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Centrifugal S197 Blower Test - Centrifugal Horse - S197 Blower Test
Boosting An S197 With Intercooled Centrifugal Blowers From Vortech Yields Impressive Results
As you can imagine, we get constant queries about testing this, or doing a story on that. It's something we've covered many times before, but every so often we are introduced to a path not taken.
Such was the case when Rick Anderson at Anderson Ford Motorsport gave us a call about Vortech's air-to-air intercooler. He asked if we had ever tested a centrifugal blower configured with one of these charge coolers. We had not. Rick explained that the results, especially the air-charge temps from this setup were impressive. Sounded like a good story to us.
Making it even more compelling is that even as positive-displacement blowers and turbos have grown in popularity, Rick has steadfastly maintained that a properly tuned centrifugal will deliver a better performance at the dragstrip. "Centrifugals are linear," he explained. "You can put the power to the ground with a centrifugal. They are more tractable because as tire speed goes up horsepower goes up, so they don't fight the chassis."
With that in mind, we wanted to see just how this intercooled combo responded to a variety of superchargers and boost levels to truly max out its potential on 93-octane pump gas. So we asked Rick if he'd be willing to run the AFM in-house mule, an '05 Mustang GT, with all the streetable Vortech blowers, so you could see how the power builds differently with each blower. Always game for some testing, Rick gladly agreed to strapping on Vortech's Si-, T-, JT-, and YSi-Trim superchargers to his boost-ready combo
That combo has already seen innumerable dyno pulls, and is proven ready to withstand the 20-plus pounds of boost it would see in our testing. Providing a rock-solid foundation to Rick's GT is a 4.6 Three-Valve Super Modular Aluminum block (PN SM46 ALUMINUM 3V; $4,999.95) from D.S.S. Competition Engines. It features D.S.S. Extreme X Forged Pistons, plasma-moly rings, tri-metal bearings, a KPC forged crankshaft, D.S.S. 4340 H-beam forged connecting rods, a D.S.S. Main Support, and a D.S.S. Level 10 CNC-prepped block. All told, the Super Mod short-block is far better suited to big boost and big power than the fragile stock short-block.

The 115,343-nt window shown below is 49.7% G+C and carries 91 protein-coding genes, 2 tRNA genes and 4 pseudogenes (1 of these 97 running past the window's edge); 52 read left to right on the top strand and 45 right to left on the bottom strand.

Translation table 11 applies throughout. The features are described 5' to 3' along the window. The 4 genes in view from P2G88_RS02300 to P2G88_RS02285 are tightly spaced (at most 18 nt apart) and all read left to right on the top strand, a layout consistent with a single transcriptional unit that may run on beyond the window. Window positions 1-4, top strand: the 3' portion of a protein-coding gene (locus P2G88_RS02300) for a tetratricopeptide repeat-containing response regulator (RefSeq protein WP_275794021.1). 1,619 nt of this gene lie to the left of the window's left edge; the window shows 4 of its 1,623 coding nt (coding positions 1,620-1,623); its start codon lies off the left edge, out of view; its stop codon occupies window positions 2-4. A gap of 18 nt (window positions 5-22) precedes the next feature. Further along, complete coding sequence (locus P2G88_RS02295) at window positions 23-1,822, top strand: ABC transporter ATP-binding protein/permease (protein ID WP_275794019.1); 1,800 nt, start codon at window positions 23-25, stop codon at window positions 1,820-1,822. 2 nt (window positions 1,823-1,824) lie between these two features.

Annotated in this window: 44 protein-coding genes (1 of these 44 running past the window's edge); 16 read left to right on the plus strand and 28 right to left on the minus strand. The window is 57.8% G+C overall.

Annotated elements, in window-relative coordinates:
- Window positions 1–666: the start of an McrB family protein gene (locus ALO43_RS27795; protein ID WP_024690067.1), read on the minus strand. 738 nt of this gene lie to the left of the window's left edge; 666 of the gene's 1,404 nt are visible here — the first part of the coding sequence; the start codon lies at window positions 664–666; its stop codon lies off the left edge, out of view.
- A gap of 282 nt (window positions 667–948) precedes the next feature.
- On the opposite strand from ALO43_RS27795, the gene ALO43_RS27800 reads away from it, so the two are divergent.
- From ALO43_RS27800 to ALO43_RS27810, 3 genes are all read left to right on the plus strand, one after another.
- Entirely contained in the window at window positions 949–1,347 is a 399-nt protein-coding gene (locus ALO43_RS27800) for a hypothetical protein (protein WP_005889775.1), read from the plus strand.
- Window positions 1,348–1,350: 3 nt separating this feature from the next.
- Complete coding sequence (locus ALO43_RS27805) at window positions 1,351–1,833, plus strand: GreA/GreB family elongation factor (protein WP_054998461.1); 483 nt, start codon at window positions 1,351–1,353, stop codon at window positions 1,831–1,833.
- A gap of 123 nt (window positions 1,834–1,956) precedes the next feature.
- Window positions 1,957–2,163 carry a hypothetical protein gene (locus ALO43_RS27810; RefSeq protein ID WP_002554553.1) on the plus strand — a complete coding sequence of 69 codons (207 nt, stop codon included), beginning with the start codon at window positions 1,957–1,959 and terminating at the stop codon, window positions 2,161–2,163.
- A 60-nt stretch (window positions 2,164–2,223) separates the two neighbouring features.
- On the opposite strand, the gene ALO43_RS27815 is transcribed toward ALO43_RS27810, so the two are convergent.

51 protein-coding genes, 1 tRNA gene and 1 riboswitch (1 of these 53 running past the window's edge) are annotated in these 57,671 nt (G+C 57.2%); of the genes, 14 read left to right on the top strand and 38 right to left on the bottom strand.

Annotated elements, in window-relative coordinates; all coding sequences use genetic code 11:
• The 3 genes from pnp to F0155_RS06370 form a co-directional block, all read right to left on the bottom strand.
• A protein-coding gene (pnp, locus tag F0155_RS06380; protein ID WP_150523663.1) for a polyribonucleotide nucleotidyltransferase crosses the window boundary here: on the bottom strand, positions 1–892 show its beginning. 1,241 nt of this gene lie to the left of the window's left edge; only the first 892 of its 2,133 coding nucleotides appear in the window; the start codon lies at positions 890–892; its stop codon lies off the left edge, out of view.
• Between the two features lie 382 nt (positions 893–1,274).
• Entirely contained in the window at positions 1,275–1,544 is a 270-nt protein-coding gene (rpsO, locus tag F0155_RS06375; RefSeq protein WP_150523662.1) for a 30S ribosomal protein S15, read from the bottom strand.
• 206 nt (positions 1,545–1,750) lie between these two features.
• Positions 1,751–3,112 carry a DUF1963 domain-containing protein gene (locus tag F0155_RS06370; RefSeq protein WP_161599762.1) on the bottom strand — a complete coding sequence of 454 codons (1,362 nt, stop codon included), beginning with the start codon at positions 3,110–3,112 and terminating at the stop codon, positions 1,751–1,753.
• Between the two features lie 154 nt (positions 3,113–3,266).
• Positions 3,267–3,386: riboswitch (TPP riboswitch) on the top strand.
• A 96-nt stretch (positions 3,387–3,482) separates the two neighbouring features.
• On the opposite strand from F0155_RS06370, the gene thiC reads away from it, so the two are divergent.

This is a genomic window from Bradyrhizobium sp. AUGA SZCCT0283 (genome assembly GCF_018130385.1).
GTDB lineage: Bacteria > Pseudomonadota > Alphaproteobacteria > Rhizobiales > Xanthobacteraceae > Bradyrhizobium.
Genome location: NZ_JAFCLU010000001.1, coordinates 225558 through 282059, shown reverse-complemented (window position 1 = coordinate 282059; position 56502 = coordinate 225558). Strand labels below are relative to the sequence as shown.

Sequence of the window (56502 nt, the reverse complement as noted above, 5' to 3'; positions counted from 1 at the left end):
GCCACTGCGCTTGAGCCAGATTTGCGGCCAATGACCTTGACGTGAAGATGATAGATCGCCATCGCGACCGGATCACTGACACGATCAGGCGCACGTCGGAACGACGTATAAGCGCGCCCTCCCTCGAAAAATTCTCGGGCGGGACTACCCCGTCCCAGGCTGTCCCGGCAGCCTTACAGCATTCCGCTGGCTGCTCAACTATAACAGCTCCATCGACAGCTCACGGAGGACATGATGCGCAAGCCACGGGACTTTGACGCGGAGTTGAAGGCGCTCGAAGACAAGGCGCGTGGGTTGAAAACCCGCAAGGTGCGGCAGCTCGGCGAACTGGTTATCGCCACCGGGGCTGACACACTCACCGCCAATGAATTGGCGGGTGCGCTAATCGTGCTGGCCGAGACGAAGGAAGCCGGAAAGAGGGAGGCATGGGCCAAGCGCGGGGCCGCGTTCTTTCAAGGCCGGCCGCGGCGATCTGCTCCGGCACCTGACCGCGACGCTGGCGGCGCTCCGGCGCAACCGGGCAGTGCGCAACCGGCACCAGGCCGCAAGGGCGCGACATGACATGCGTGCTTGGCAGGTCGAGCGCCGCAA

Rick topped off the combo with a pair of AFM ported stock heads ($1,200 plus cores), stock cams locked in the fully advanced position, a stock intake, and a stock throttle body. This stout but stock-appearing combo is fed by a Vortech Si-Trim tuner kit (PN 4FU218-110SQ; $3,063), which served as foundation for a variety of different head units. This was augmented by the AFM Cool Kit (PK AAPP0506; $2,295), which includes a Vortech air-to-air intercooler, Anderson Power Pipe (PN AF-0134c), DBX85 mass air meter (PN AB-DBX85), adapter harness (PN AB-P03) as well as the optional Vortech Mondo bypass valve (PN V-8D103-001; $277).
An Innovators West 10-percent Overdriven Damper (PN IW-804; $425.00) maximizes the boost potential of the combo, while Kooks long-tube headers and X-pipe (PN KO-60210X; $1,338.86) and Ford Racing mufflers (PN M-5230-5GT; $489) release the fumes. Rick tuned it all up with a DiabloSport Predator (PN S-5795; $369.99), and Shelby GT500 fuel pumps and 60 lb/hr injectors feed the fire with 93-octane fuel from the local gas pump.
All told, this combo easily supported over 600 horsepower, which is impressive from a stock-displacement, stock-cammed Three-Valve 4.6 engine. To see how Rick got her past 600 and keep the discharge temperatures shockingly low, keep reading. We think you'll be impressed with the results.
On The Dyno
We don't see as many centrifugal blowers on Mustangs as we did in the Fox days, but with numbers like these, it's a surprise. Rick tuned each combo for maximum performance on 93-octane pump gas, and to show he was really trying, he ran them all past the recommended supercharger redline. Rick isn't scared.
The dyno numbers are obviously listed, but even more interesting were the air-charge temperatures entering the engine. Starting with the Si-Trim fitted with a 2.7-inch pulley, Rick fired up the mule in a 71-degree dyno room. The results were 20 pounds of boost and a 90-degree air-charge temperature (19-degree increase). The T-Trim (PN 4FU218-110TSQ; $3,348), wearing the same 2.7-inch pulley, spun 22 pounds off boost. The air going into the engine was 88 degrees, while ambient air in the dyno room was 70 degrees (18-degree difference).
|T-Trim vs. JT-Trim||YSi-Trim||JT-Trim vs. YSi-Trim|
Both the JT- and YSi-Trim wore a smaller 2.5-inch pulley. The JT-Trim (PN 05-06 V-4FU218-180JT; $5,664) cranked out 24.5 pounds of boost with a 90-degree air-charge temperature, while ambient air in the dyno room was 72 degrees (18-degree increase). Moving to the headlining YSi-Trim (PN 05-06 V-4FU218-180; $5,664), boost jumped to 25.5 pounds with an 86-degree air-charge temperature, while ambient air in the dyno room was 71 degrees (15-degree increase).
"What was interesting with the Vortech superchargers is as the blowers got bigger and the boost increased, the intake charged actual went down compared to the temp of the dyno room," Rick said. "I believe this is because of the Vortech impeller design."
It's certainly hard to argue with the results. When we left, Rick was still trying to turn up the wick with more boost and more fuel to support it.
|Si-Trim||T-Trim||Si-Trim vs. T-Trim||JT-Trim|